I invited Kramer-Reisberg to sit in on the conversation, with Bea’s blessing, because I thought she might be able to pull something for her Empowering Families’ efforts. That’s a group specifically tasked with taking a bite out of child neglect in Lee County. Their first priority – Uniting Lee County.
That’s a big step. One that Lee County Economic Development Group’s Dennis Fraise and Dana Millard, and their respective board, have been working on since they planted a world record amount of tulips out at the Lee County Conservation Center five years ago. The flowers are gone, but the record still stands.
The final piece of the week looked at the health care staffing crisis looming. A Jan. 4, 2022 mandate to be fully vaccinated, or be fired, is currently still active with the Center for Medicare and Medicaid Services (CMS). That’s the federal agency in charge of Medicare and Medicaid reimbursements. They’ve told health care providers who get reimbursements that 100% of their staffs will be fully vaccinated or they won’t get reimbursed after Jan. 4.
That’s a wicked mandate and strikes at the heart of our local health care services. It puts everyone – the staff, the hospitals, the patients, crushed between the rock and the hardest of places.
I’ve been vaccinated and I believe in people’s right to choose what goes in their bodies. However, our health care system is the one single place where there can be no question about the complete safety of interaction.
State Rep. Martin Graber may have said it best when he said 18 months ago these people were our heroes, and now they’re fired if they don’t get a shot. Not much clearer than that. A tough, tough dilemma that can hopefully be cleaned up. Exemptions are available, but how they will be scrutinized is still to be determined.
But until the federal government or a court at some point puts a stay on that mandate, we’re in for trouble.
So you may be wondering why I’m weaving these stories together. There’s a simple denominator. The conversation.
If you have followed these stories on our Facebook outlet you’ve read, hopefully, the threads and where they have gone. These conversations are the building blocks to the action plans and correction. We hope that the Fraises, Kramer-Reisbergs, school leaders, community leaders, and health care providers are following the threads all the way through.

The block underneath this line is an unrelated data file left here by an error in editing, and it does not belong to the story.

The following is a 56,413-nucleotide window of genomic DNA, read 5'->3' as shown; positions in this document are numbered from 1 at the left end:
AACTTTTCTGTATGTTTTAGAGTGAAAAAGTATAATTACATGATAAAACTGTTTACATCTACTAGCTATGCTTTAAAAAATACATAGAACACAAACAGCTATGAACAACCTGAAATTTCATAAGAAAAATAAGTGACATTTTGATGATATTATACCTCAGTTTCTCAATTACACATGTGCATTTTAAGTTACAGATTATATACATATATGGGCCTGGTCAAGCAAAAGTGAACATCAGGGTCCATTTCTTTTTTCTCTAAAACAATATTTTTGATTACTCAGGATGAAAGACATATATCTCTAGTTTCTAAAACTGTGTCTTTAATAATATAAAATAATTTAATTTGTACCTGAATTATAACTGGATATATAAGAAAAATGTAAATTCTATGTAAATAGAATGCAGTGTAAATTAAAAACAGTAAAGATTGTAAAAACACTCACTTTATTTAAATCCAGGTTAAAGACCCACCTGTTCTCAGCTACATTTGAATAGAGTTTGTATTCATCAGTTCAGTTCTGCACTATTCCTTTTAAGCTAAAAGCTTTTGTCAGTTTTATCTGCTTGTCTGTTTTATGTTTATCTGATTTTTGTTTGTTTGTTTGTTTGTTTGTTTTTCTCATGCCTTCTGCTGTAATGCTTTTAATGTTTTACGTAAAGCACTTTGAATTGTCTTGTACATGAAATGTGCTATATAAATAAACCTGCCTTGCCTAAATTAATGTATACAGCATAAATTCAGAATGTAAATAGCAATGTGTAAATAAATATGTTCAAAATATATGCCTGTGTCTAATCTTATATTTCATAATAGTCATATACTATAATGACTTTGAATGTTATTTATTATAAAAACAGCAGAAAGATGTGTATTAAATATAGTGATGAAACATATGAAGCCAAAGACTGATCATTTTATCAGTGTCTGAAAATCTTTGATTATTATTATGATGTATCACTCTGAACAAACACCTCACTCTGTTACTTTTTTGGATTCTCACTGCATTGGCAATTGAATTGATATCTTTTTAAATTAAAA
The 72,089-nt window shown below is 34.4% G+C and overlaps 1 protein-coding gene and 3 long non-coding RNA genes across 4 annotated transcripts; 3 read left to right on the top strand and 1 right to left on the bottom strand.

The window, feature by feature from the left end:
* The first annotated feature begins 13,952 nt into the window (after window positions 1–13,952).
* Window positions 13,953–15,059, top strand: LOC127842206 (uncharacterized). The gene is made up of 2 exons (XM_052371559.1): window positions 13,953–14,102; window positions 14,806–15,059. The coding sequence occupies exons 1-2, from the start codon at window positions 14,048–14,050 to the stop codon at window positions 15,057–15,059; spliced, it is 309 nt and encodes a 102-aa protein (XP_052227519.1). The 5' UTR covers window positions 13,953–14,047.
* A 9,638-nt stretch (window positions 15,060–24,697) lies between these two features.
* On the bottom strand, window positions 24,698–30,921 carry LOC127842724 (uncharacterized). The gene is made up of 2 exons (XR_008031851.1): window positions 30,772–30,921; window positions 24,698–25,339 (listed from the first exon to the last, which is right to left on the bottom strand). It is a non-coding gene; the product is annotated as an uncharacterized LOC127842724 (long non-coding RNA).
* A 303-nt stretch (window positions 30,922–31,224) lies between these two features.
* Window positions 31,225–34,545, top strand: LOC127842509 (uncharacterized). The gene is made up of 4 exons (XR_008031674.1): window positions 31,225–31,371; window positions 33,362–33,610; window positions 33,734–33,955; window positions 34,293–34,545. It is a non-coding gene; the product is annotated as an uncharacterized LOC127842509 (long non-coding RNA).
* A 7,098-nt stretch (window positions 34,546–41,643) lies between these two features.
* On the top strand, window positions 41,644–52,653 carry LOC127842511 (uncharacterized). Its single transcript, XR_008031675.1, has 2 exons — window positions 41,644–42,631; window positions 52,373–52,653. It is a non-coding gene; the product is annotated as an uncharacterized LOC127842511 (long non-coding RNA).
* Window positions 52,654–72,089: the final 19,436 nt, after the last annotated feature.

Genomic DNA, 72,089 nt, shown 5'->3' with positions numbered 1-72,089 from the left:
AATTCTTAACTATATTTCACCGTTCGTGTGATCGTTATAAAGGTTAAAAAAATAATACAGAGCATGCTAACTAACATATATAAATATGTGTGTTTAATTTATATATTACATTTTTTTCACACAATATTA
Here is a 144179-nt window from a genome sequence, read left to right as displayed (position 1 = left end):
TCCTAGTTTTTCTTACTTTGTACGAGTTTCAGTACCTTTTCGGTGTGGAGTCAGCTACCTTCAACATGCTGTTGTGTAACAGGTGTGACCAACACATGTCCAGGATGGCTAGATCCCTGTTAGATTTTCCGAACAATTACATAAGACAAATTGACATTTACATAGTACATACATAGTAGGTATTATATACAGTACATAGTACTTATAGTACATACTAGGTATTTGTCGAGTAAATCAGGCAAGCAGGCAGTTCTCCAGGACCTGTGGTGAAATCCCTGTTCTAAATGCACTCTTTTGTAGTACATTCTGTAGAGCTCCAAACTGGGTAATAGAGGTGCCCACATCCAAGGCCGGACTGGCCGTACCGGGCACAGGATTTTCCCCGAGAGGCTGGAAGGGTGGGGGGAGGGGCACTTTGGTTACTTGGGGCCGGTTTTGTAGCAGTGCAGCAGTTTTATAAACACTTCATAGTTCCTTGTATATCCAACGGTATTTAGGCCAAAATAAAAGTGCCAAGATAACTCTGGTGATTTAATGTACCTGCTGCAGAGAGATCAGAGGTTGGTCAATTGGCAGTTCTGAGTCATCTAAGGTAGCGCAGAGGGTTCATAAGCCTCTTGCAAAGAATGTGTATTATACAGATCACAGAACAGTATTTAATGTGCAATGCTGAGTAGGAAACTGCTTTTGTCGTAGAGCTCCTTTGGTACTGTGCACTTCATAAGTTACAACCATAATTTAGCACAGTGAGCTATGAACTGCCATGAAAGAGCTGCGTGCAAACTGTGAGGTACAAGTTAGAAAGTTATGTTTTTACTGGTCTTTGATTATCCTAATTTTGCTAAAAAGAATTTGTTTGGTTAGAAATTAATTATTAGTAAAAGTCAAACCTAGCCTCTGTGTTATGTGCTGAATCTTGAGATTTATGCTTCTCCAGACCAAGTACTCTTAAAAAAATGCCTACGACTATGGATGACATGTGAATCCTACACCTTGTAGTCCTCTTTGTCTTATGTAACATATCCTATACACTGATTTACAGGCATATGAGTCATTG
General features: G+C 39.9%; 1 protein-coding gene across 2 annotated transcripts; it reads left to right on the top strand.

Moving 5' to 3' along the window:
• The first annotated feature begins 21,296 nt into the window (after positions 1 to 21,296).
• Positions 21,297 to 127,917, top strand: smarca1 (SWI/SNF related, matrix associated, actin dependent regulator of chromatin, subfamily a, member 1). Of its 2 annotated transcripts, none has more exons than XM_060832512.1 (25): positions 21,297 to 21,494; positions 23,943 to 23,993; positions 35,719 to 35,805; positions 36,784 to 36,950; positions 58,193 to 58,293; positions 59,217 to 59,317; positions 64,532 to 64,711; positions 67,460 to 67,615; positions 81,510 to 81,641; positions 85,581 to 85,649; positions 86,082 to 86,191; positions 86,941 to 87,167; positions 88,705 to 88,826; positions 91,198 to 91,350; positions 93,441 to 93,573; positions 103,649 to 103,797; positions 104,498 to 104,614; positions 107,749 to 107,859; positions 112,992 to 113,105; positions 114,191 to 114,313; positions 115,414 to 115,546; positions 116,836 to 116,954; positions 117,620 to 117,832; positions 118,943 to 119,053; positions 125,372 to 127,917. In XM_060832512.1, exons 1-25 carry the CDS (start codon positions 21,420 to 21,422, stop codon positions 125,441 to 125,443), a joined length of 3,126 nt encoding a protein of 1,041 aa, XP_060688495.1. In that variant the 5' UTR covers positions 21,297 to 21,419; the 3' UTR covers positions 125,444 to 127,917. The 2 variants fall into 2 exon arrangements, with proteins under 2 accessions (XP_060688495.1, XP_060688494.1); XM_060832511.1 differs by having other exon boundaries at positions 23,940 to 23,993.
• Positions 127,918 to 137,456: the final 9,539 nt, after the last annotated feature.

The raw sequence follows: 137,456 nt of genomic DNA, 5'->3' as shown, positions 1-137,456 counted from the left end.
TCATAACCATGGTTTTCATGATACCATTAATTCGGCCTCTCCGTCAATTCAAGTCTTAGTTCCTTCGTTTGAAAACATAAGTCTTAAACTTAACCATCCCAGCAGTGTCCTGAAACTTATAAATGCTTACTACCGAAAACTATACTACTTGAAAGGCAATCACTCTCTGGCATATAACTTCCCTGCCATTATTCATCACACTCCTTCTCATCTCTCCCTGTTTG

The answers to our problems – whether its violence, racism, or getting through and past the pandemic, and how this all integrates into our microcosm of time and community – are buried here in these conversations. We have to sniff it out.
I don’t get paid for what I write so the value has to be in the compelling nature of the conversation, the attraction to news it creates, and the debate that ensues. That makes us valuable to advertisers. But the value to me is the story and the debate.
We will find great leadership to navigate these and other issues that punch us daily right now. In some small way, maybe we already have, but it’s a slow moving turtle. Hegemonies are cyclical in nature and the United States certainly has had a turn. But we got there because we were bold in thinking and fearless in approach.
That doesn’t have to be a national sentiment, it can be local, too – but that’s Beside the Point.
Chuck Vandenberg is editor and co-owner of Pen City Current and can be reached at firstname.lastname@example.org.